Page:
Sorry, I can’t remember where I saw that one. I’ve been reading blog coverage – since the mainstream media has been totally fucking ignoring this – more or less continuously since I saw subMedia’s early Saturday morning report about the first police raid Friday evening. They’ve done two more since then, and both are must see. Lots of other people have been writing and posting videos about what’s going on in St. Paul. Here’s a few worth checking out.

Here’s the thing that’s got me nervous:

Regular readers of this blog may remember that back in early July, I had a pretty severe attack of paranoia. I was expecting some sort of faked terrorist attack (or a foiled fake terrorist attack) around the Fourth of July.

My understanding of terror management theory (see more that I’ve written on this subject here) and my beliefs about certain corporate and ultra-right-wing interests had me quite concerned about one or the other scenarios happening, because frankly, the Republicans actually need a terrorist attack at this point if they hope to win this thing using their fear tactic (since obviously Mr. Get-Off-My-Lawn-You-Damn-Kids’ charm isn’t doing the trick).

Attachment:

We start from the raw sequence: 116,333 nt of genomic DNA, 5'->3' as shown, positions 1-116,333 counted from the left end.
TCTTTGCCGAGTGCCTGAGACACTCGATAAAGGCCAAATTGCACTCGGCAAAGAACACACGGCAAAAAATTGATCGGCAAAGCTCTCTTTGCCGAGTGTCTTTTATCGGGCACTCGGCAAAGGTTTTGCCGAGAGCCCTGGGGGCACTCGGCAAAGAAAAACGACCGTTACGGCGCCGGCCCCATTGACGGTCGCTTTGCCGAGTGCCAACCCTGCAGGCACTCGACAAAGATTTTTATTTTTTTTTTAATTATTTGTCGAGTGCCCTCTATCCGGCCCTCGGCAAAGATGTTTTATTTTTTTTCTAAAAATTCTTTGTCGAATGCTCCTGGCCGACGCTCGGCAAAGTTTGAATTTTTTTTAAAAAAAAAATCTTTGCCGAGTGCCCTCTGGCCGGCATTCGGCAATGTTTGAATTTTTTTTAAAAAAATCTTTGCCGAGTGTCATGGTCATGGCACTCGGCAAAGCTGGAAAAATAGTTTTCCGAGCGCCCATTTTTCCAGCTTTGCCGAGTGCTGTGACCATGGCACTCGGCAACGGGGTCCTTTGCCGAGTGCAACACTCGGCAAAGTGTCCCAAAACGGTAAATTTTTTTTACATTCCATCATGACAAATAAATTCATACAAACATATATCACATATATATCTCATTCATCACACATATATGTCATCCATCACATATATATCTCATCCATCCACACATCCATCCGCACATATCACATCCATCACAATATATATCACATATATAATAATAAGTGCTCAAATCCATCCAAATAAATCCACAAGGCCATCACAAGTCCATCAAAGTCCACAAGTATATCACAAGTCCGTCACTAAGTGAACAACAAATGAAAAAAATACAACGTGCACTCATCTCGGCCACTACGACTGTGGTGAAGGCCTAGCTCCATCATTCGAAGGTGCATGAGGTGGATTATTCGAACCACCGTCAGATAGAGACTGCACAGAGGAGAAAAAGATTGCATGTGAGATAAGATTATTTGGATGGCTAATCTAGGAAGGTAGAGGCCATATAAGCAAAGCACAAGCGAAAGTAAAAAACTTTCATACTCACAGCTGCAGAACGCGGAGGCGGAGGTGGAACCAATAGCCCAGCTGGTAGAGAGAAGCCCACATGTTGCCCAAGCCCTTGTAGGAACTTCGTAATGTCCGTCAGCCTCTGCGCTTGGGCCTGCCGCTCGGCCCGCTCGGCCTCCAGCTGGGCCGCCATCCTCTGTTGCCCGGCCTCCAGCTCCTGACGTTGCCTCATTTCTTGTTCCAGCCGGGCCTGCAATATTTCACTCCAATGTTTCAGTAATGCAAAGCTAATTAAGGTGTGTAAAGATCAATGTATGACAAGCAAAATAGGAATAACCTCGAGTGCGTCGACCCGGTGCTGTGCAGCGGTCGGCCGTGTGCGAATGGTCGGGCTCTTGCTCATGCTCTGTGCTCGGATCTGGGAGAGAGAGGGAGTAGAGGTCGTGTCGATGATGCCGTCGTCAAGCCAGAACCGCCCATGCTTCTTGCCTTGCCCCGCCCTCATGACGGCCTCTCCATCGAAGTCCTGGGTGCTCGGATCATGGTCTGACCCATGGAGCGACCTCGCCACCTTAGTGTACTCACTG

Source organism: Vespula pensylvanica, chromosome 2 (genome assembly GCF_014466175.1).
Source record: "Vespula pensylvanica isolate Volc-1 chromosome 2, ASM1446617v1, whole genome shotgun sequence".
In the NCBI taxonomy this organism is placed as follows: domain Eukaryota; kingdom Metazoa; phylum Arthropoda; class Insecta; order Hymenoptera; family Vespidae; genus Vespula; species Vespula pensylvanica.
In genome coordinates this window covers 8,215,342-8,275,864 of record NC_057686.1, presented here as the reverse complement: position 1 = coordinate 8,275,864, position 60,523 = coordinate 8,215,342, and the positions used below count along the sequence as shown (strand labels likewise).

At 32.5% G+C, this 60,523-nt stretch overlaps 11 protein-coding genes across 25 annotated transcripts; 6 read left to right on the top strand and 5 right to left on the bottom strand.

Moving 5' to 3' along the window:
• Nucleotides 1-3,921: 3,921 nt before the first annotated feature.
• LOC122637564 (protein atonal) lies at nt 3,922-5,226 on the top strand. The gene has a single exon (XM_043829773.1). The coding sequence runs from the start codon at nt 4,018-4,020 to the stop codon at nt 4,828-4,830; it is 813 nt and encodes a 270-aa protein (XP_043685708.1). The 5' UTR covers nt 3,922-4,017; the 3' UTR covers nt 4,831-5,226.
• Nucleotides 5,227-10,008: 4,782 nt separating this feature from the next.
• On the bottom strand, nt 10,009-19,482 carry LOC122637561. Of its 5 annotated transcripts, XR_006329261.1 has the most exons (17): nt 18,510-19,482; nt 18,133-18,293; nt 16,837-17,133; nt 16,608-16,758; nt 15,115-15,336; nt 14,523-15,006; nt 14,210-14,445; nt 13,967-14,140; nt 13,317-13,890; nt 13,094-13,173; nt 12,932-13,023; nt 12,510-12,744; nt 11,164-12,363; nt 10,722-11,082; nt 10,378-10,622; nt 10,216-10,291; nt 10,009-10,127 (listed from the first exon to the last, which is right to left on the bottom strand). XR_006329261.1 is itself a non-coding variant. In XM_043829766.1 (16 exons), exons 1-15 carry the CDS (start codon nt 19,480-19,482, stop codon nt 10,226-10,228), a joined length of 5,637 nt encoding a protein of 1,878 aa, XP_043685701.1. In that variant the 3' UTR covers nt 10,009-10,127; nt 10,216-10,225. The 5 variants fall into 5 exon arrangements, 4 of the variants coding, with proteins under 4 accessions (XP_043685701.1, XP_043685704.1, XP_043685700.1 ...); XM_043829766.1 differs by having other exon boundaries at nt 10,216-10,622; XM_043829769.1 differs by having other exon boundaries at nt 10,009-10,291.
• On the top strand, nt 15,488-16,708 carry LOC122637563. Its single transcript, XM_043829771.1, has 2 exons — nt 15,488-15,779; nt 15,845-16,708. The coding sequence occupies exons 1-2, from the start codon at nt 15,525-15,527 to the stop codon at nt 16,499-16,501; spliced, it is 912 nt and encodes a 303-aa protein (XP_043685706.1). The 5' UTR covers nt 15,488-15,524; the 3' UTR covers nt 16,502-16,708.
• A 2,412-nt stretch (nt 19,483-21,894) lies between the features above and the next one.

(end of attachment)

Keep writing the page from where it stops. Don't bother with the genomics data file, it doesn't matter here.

Well, my paranoia’s back, and lately it’s all centered around the city of St. Paul.

Let’s see what we have:

  • A Republican convention that most of the Republican “all-stars” (Bush, Cheney, Schwarzenegger, etc.) have backed out of due, allegedly, to hurricane Gustav
  • A Republican candidate with all the charm of Oscar the Grouch – one whose Senate colleagues think is too hot-tempered to be trusted in the Oval Office
  • A Vice-Presidential candidate who is already under investigation and an embarrassment to her party due to her family, um, situation

Plus, a whole lot of liberal/left-wing activists who would serve very nicely as scapegoats if anything…unfortunate…were to happen during the convention.